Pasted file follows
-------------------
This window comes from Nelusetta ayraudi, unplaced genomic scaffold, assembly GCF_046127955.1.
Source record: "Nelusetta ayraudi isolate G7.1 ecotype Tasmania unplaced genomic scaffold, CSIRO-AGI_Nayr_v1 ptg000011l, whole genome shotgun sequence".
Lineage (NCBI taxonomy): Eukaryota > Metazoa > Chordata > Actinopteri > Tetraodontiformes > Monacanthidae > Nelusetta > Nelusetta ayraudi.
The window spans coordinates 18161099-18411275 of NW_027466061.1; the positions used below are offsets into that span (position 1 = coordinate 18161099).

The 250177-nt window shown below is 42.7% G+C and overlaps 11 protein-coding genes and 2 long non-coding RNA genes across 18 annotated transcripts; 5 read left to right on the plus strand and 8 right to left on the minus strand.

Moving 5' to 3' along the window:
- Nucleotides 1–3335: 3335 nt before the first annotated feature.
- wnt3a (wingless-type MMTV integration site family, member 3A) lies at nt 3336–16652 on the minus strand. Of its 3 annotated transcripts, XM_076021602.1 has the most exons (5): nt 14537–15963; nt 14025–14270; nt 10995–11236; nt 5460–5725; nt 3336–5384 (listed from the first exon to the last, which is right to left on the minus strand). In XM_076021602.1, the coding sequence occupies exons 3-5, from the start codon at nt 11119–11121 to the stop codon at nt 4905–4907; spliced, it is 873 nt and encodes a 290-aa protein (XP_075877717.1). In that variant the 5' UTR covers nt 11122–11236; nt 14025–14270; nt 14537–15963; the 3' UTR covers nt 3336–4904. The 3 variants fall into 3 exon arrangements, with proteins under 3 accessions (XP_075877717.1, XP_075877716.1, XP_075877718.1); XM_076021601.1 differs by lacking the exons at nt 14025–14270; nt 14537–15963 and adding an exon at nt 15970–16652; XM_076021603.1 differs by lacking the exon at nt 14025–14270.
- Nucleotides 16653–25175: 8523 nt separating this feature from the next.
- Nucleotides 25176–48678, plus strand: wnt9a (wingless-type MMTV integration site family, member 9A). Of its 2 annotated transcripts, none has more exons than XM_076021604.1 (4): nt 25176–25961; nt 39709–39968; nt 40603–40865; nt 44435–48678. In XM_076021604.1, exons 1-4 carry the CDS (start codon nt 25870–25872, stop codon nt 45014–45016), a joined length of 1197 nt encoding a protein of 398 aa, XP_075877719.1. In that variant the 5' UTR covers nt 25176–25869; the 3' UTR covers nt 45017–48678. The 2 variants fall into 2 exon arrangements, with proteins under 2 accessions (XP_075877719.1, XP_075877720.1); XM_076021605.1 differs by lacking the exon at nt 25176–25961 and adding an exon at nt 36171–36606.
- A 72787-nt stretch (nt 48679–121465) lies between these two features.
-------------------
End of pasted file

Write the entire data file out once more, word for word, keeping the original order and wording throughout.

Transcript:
This window comes from Nelusetta ayraudi, unplaced genomic scaffold, assembly GCF_046127955.1.
Source record: "Nelusetta ayraudi isolate G7.1 ecotype Tasmania unplaced genomic scaffold, CSIRO-AGI_Nayr_v1 ptg000011l, whole genome shotgun sequence".
Lineage (NCBI taxonomy): Eukaryota > Metazoa > Chordata > Actinopteri > Tetraodontiformes > Monacanthidae > Nelusetta > Nelusetta ayraudi.
The window spans coordinates 18161099-18411275 of NW_027466061.1; the positions used below are offsets into that span (position 1 = coordinate 18161099).

The 250177-nt window shown below is 42.7% G+C and overlaps 11 protein-coding genes and 2 long non-coding RNA genes across 18 annotated transcripts; 5 read left to right on the plus strand and 8 right to left on the minus strand.

Moving 5' to 3' along the window:
- Nucleotides 1–3335: 3335 nt before the first annotated feature.
- wnt3a (wingless-type MMTV integration site family, member 3A) lies at nt 3336–16652 on the minus strand. Of its 3 annotated transcripts, XM_076021602.1 has the most exons (5): nt 14537–15963; nt 14025–14270; nt 10995–11236; nt 5460–5725; nt 3336–5384 (listed from the first exon to the last, which is right to left on the minus strand). In XM_076021602.1, the coding sequence occupies exons 3-5, from the start codon at nt 11119–11121 to the stop codon at nt 4905–4907; spliced, it is 873 nt and encodes a 290-aa protein (XP_075877717.1). In that variant the 5' UTR covers nt 11122–11236; nt 14025–14270; nt 14537–15963; the 3' UTR covers nt 3336–4904. The 3 variants fall into 3 exon arrangements, with proteins under 3 accessions (XP_075877717.1, XP_075877716.1, XP_075877718.1); XM_076021601.1 differs by lacking the exons at nt 14025–14270; nt 14537–15963 and adding an exon at nt 15970–16652; XM_076021603.1 differs by lacking the exon at nt 14025–14270.
- Nucleotides 16653–25175: 8523 nt separating this feature from the next.
- Nucleotides 25176–48678, plus strand: wnt9a (wingless-type MMTV integration site family, member 9A). Of its 2 annotated transcripts, none has more exons than XM_076021604.1 (4): nt 25176–25961; nt 39709–39968; nt 40603–40865; nt 44435–48678. In XM_076021604.1, exons 1-4 carry the CDS (start codon nt 25870–25872, stop codon nt 45014–45016), a joined length of 1197 nt encoding a protein of 398 aa, XP_075877719.1. In that variant the 5' UTR covers nt 25176–25869; the 3' UTR covers nt 45017–48678. The 2 variants fall into 2 exon arrangements, with proteins under 2 accessions (XP_075877719.1, XP_075877720.1); XM_076021605.1 differs by lacking the exon at nt 25176–25961 and adding an exon at nt 36171–36606.
- A 72787-nt stretch (nt 48679–121465) lies between these two features.